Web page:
Obstructive sleep apnea is a sleep disorder that causes breathing issues while sleeping and can be difficult to detect unless you know what to look for.
While certain sleep disorders like insomnia and restless leg syndrome are easy to diagnose given how they cause the affected individual to have difficulties with getting to sleep, there are also some sleep disorders that can be difficult to identify since they occur primarily while the person is sleeping.
What Does Obstructive Sleep Apnea Refer To?
Obstructive sleep apnea is a kind of sleep disorder that can be serious in certain situations. When suffering from this condition, your breathing will stop and start repeatedly while you’re sleeping. While there are many different types of sleep apnea, the obstructive type is easily the most common. It occurs when the throat muscles relax occasionally during sleep, which causes the airways to become blocked. In most cases, this issue will lead to snoring problems. Whenever your breathing stops, your brain will sense the problem and wake you up briefly so that the airways can be reopened. You will then fall back to sleep without even knowing that you were awake. However, there are a range of complications that can occur because of sleep apnea, which range from general fatigue during the day to cardiovascular problems.
Main Symptoms of This Condition
Since you’ll be sleeping when obstructive sleep apnea occurs, it can be difficult to determine that you’re affected by this condition. However, there are some signs and symptoms that you should look out for. The main symptoms of obstructive sleep apnea include loud snoring at night and excessive sleepiness and fatigue during the day. The times that you wake up at night could be accompanied by choking or gasping. Other symptoms include morning headaches, nighttime sweating, high blood pressure, and frequent mood changes.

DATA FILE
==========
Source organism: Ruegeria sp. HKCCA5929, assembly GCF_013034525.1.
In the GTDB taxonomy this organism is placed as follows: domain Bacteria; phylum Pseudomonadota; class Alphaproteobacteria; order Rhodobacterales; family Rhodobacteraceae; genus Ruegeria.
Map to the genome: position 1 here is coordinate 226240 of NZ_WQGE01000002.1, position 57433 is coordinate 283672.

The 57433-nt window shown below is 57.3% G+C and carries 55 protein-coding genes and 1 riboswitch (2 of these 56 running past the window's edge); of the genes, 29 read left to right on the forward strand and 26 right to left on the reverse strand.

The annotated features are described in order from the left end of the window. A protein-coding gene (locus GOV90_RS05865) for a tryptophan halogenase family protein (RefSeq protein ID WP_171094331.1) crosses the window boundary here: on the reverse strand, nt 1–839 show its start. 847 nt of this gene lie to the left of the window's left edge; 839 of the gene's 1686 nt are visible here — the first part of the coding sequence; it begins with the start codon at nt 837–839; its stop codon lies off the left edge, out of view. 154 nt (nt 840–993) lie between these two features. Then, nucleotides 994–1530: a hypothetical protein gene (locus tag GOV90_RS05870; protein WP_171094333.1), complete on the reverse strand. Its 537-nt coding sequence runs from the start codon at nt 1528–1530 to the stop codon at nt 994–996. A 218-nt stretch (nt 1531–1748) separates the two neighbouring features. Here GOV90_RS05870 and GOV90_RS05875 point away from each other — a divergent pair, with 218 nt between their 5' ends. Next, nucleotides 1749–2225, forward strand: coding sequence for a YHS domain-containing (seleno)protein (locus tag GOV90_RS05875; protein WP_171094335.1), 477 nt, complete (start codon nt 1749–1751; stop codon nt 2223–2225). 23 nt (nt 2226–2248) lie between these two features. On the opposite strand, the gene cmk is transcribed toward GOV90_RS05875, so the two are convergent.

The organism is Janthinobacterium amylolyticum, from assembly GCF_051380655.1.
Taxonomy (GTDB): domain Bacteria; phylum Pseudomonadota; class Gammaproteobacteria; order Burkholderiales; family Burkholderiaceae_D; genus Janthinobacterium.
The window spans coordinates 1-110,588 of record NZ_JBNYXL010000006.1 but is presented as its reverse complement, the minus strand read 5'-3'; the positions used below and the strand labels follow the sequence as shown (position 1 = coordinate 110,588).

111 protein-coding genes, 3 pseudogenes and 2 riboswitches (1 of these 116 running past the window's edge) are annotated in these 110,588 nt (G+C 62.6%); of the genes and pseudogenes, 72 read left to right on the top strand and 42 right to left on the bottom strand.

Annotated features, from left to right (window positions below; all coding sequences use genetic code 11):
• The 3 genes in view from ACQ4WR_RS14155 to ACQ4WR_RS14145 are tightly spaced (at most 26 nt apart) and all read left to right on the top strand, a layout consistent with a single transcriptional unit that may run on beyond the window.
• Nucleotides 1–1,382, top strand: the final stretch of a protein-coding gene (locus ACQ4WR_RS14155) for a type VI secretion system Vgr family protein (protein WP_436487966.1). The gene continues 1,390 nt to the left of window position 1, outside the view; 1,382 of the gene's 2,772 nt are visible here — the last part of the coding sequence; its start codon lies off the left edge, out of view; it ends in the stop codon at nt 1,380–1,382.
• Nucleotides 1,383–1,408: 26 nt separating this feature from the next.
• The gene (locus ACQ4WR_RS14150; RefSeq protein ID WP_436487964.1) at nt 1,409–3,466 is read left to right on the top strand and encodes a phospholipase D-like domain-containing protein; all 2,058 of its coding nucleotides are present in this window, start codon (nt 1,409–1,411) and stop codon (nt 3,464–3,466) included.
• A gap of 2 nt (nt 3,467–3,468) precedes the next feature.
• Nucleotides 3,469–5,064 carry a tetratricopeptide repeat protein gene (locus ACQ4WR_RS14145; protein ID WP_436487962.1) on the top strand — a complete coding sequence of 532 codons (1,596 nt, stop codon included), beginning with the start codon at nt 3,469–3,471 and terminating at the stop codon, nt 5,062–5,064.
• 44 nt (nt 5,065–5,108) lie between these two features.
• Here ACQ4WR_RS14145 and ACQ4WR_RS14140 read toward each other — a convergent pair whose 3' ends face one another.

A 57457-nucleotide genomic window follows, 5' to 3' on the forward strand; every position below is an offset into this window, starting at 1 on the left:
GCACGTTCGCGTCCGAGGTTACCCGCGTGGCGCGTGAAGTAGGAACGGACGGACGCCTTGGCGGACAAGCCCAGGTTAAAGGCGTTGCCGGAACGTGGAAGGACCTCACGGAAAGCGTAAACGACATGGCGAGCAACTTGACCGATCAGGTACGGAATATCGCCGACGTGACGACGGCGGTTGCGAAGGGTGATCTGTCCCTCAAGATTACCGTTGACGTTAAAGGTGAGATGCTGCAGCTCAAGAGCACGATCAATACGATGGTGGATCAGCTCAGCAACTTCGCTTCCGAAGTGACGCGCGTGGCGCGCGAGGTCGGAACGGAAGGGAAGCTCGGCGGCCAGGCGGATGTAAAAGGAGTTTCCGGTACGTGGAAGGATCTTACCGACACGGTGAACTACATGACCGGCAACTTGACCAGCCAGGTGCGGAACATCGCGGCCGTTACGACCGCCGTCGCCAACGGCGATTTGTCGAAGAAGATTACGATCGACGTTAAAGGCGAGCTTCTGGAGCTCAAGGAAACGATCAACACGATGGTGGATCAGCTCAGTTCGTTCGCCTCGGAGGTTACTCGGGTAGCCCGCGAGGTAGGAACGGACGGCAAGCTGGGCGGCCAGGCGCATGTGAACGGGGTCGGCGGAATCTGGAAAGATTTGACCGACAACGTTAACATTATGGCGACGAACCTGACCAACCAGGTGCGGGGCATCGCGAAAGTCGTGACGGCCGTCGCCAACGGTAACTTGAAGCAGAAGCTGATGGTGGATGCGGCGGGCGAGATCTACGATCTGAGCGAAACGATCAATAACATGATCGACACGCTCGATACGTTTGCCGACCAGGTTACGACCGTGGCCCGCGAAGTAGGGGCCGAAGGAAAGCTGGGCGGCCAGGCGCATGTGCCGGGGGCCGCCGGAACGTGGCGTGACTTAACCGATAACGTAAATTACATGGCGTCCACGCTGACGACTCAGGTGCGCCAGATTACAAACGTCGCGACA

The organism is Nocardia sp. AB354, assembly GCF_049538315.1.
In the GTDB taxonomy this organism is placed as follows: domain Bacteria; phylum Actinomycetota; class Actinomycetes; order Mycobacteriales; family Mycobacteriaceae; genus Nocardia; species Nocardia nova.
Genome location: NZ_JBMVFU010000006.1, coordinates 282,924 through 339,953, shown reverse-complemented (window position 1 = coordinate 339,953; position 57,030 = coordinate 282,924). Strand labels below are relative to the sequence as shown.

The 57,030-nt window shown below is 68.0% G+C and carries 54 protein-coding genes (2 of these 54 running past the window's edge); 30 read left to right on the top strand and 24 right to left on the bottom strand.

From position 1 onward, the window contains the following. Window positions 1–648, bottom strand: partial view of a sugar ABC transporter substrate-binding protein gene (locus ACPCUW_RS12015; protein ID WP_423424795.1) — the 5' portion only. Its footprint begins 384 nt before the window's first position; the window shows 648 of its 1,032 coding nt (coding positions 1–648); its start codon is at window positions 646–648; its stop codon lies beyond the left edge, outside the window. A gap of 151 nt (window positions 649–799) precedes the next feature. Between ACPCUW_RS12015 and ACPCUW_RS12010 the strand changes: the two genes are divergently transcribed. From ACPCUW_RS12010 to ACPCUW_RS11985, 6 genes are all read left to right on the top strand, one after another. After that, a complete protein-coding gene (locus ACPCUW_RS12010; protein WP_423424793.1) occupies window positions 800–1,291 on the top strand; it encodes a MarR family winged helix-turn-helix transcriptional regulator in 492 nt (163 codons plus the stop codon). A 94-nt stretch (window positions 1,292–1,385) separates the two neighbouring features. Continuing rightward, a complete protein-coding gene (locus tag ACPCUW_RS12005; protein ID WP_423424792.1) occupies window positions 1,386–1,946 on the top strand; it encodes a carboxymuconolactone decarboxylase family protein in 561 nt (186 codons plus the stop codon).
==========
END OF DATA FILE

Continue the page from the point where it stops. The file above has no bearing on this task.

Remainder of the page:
Risk Factors of Obstructive Sleep Apnea
While any person could begin to suffer from obstructive sleep apnea, there are an array of risk factors that heighten the chance that you’ll be affected by this condition. People who are overweight or obese have a higher chance of developing obstructive sleep apnea. The same is true of anyone who smokes, suffers from diabetes, has asthma, or has a family history of this condition. Some other risk factors that you should consider include chronic nasal congestion and narrowed airways, the latter of which is an inherited condition.
Treatment Solutions for Obstructive Sleep Apnea
While the symptoms and effects of obstructive sleep apnea are very difficult to deal with, there are numerous solutions that can be used to mitigate these symptoms or get rid of them altogether. For one, you should consider making some lifestyle changes depending on the cause of the condition. These lifestyle changes can include losing weight, exercising regularly, stopping smoking, using allergy medications, and lessening alcohol consumption. In the event that lifestyle changes or therapies don’t provide respite from the symptoms, surgery could be required. The surgical procedures used for the treatment of sleep apnea include jaw surgery, upper airway stimulation, surgical tissue removal, and a tracheostomy.